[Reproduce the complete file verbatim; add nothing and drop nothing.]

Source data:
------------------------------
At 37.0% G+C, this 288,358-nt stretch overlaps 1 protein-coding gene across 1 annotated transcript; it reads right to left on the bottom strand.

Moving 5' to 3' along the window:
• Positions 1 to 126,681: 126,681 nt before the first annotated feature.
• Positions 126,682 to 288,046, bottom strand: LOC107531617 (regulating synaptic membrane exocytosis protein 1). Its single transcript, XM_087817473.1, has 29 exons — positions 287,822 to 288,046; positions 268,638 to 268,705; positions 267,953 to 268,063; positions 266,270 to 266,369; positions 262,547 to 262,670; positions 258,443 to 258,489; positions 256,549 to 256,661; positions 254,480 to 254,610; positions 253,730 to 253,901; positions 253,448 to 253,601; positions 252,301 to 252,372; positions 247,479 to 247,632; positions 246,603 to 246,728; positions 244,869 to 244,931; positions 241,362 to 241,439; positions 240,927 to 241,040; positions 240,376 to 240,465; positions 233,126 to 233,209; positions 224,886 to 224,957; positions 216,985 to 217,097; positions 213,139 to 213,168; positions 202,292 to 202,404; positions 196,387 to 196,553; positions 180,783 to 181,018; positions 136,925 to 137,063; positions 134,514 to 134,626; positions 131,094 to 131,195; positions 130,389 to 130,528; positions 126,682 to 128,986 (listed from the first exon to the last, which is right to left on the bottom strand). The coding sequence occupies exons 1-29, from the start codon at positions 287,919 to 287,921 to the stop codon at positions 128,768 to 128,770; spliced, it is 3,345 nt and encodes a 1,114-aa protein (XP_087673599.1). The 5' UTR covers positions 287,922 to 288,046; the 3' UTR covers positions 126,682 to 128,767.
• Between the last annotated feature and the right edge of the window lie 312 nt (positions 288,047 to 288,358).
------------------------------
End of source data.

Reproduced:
At 37.0% G+C, this 288,358-nt stretch overlaps 1 protein-coding gene across 1 annotated transcript; it reads right to left on the bottom strand.

Moving 5' to 3' along the window:
• Positions 1 to 126,681: 126,681 nt before the first annotated feature.
• Positions 126,682 to 288,046, bottom strand: LOC107531617 (regulating synaptic membrane exocytosis protein 1). Its single transcript, XM_087817473.1, has 29 exons — positions 287,822 to 288,046; positions 268,638 to 268,705; positions 267,953 to 268,063; positions 266,270 to 266,369; positions 262,547 to 262,670; positions 258,443 to 258,489; positions 256,549 to 256,661; positions 254,480 to 254,610; positions 253,730 to 253,901; positions 253,448 to 253,601; positions 252,301 to 252,372; positions 247,479 to 247,632; positions 246,603 to 246,728; positions 244,869 to 244,931; positions 241,362 to 241,439; positions 240,927 to 241,040; positions 240,376 to 240,465; positions 233,126 to 233,209; positions 224,886 to 224,957; positions 216,985 to 217,097; positions 213,139 to 213,168; positions 202,292 to 202,404; positions 196,387 to 196,553; positions 180,783 to 181,018; positions 136,925 to 137,063; positions 134,514 to 134,626; positions 131,094 to 131,195; positions 130,389 to 130,528; positions 126,682 to 128,986 (listed from the first exon to the last, which is right to left on the bottom strand). The coding sequence occupies exons 1-29, from the start codon at positions 287,919 to 287,921 to the stop codon at positions 128,768 to 128,770; spliced, it is 3,345 nt and encodes a 1,114-aa protein (XP_087673599.1). The 5' UTR covers positions 287,922 to 288,046; the 3' UTR covers positions 126,682 to 128,767.
• Between the last annotated feature and the right edge of the window lie 312 nt (positions 288,047 to 288,358).